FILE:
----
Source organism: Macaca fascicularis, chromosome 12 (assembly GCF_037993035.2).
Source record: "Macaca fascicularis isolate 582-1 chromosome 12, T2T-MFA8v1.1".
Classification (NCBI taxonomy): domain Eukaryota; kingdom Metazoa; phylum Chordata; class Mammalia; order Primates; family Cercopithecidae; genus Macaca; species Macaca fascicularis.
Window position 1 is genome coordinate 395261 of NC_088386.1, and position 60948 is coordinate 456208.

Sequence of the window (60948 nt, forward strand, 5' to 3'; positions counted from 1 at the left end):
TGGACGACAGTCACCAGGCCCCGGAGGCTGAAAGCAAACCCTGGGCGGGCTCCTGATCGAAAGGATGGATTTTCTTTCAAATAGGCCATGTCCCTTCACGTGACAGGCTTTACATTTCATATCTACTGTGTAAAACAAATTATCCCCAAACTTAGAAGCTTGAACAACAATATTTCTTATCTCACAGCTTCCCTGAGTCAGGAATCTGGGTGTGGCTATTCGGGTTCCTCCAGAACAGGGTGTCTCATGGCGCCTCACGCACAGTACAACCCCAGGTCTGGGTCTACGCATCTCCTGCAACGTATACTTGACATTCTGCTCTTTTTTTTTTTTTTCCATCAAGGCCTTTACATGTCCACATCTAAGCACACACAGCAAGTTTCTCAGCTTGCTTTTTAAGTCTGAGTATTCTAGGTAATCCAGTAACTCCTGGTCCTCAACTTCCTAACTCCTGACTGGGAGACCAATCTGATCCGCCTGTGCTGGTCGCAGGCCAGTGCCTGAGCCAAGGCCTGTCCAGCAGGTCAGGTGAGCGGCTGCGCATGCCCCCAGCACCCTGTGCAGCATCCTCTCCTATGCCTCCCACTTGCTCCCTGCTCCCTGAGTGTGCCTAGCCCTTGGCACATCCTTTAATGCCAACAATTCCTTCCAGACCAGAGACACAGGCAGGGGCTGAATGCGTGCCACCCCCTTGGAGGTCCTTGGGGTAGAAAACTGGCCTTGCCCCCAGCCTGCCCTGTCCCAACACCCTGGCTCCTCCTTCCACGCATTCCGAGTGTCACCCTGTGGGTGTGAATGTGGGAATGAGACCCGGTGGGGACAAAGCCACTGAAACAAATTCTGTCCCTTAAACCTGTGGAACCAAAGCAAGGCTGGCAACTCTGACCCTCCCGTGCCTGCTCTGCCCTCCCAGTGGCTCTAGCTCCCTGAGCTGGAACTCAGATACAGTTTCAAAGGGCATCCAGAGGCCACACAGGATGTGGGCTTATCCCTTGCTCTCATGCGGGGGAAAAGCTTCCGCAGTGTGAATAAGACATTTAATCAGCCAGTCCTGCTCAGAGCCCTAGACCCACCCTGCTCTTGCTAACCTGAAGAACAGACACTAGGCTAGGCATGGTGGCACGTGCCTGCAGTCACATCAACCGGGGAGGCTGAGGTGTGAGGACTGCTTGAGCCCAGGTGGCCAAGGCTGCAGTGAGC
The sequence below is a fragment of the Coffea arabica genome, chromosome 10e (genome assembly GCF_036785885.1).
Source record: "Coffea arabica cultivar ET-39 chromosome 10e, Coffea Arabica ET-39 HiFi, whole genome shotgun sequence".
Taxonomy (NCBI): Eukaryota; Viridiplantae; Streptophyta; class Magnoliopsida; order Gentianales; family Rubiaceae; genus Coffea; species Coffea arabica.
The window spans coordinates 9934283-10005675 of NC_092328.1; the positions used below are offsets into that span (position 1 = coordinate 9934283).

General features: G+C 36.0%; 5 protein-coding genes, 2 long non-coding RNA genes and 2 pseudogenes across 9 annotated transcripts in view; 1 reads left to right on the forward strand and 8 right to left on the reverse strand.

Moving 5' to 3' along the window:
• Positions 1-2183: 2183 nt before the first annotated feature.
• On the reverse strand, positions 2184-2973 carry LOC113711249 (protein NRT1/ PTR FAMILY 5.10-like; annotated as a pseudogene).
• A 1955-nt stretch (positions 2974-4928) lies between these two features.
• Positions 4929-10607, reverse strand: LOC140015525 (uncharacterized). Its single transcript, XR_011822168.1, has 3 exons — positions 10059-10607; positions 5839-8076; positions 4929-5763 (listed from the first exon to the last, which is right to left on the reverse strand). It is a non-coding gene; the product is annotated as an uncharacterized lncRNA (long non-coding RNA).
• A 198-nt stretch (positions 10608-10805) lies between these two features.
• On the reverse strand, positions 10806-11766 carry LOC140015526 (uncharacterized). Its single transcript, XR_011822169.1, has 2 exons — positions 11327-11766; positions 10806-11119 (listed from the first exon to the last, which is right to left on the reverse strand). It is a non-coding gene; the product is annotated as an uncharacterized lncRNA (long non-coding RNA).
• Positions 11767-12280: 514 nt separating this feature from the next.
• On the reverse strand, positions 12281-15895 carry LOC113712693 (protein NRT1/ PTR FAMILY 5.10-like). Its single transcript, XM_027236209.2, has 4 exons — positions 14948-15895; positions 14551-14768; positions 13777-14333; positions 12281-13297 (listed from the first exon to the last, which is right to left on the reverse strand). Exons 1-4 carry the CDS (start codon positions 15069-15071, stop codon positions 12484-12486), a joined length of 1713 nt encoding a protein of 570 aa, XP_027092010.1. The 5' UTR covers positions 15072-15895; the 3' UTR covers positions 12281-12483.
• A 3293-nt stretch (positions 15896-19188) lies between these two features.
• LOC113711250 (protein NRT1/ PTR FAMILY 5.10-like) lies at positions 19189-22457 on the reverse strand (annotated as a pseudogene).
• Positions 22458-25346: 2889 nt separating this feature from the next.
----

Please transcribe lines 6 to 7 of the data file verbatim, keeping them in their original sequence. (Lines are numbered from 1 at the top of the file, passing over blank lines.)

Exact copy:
TGGACGACAGTCACCAGGCCCCGGAGGCTGAAAGCAAACCCTGGGCGGGCTCCTGATCGAAAGGATGGATTTTCTTTCAAATAGGCCATGTCCCTTCACGTGACAGGCTTTACATTTCATATCTACTGTGTAAAACAAATTATCCCCAAACTTAGAAGCTTGAACAACAATATTTCTTATCTCACAGCTTCCCTGAGTCAGGAATCTGGGTGTGGCTATTCGGGTTCCTCCAGAACAGGGTGTCTCATGGCGCCTCACGCACAGTACAACCCCAGGTCTGGGTCTACGCATCTCCTGCAACGTATACTTGACATTCTGCTCTTTTTTTTTTTTTTCCATCAAGGCCTTTACATGTCCACATCTAAGCACACACAGCAAGTTTCTCAGCTTGCTTTTTAAGTCTGAGTATTCTAGGTAATCCAGTAACTCCTGGTCCTCAACTTCCTAACTCCTGACTGGGAGACCAATCTGATCCGCCTGTGCTGGTCGCAGGCCAGTGCCTGAGCCAAGGCCTGTCCAGCAGGTCAGGTGAGCGGCTGCGCATGCCCCCAGCACCCTGTGCAGCATCCTCTCCTATGCCTCCCACTTGCTCCCTGCTCCCTGAGTGTGCCTAGCCCTTGGCACATCCTTTAATGCCAACAATTCCTTCCAGACCAGAGACACAGGCAGGGGCTGAATGCGTGCCACCCCCTTGGAGGTCCTTGGGGTAGAAAACTGGCCTTGCCCCCAGCCTGCCCTGTCCCAACACCCTGGCTCCTCCTTCCACGCATTCCGAGTGTCACCCTGTGGGTGTGAATGTGGGAATGAGACCCGGTGGGGACAAAGCCACTGAAACAAATTCTGTCCCTTAAACCTGTGGAACCAAAGCAAGGCTGGCAACTCTGACCCTCCCGTGCCTGCTCTGCCCTCCCAGTGGCTCTAGCTCCCTGAGCTGGAACTCAGATACAGTTTCAAAGGGCATCCAGAGGCCACACAGGATGTGGGCTTATCCCTTGCTCTCATGCGGGGGAAAAGCTTCCGCAGTGTGAATAAGACATTTAATCAGCCAGTCCTGCTCAGAGCCCTAGACCCACCCTGCTCTTGCTAACCTGAAGAACAGACACTAGGCTAGGCATGGTGGCACGTGCCTGCAGTCACATCAACCGGGGAGGCTGAGGTGTGAGGACTGCTTGAGCCCAGGTGGCCAAGGCTGCAGTGAGC
The sequence below is a fragment of the Coffea arabica genome, chromosome 10e (genome assembly GCF_036785885.1).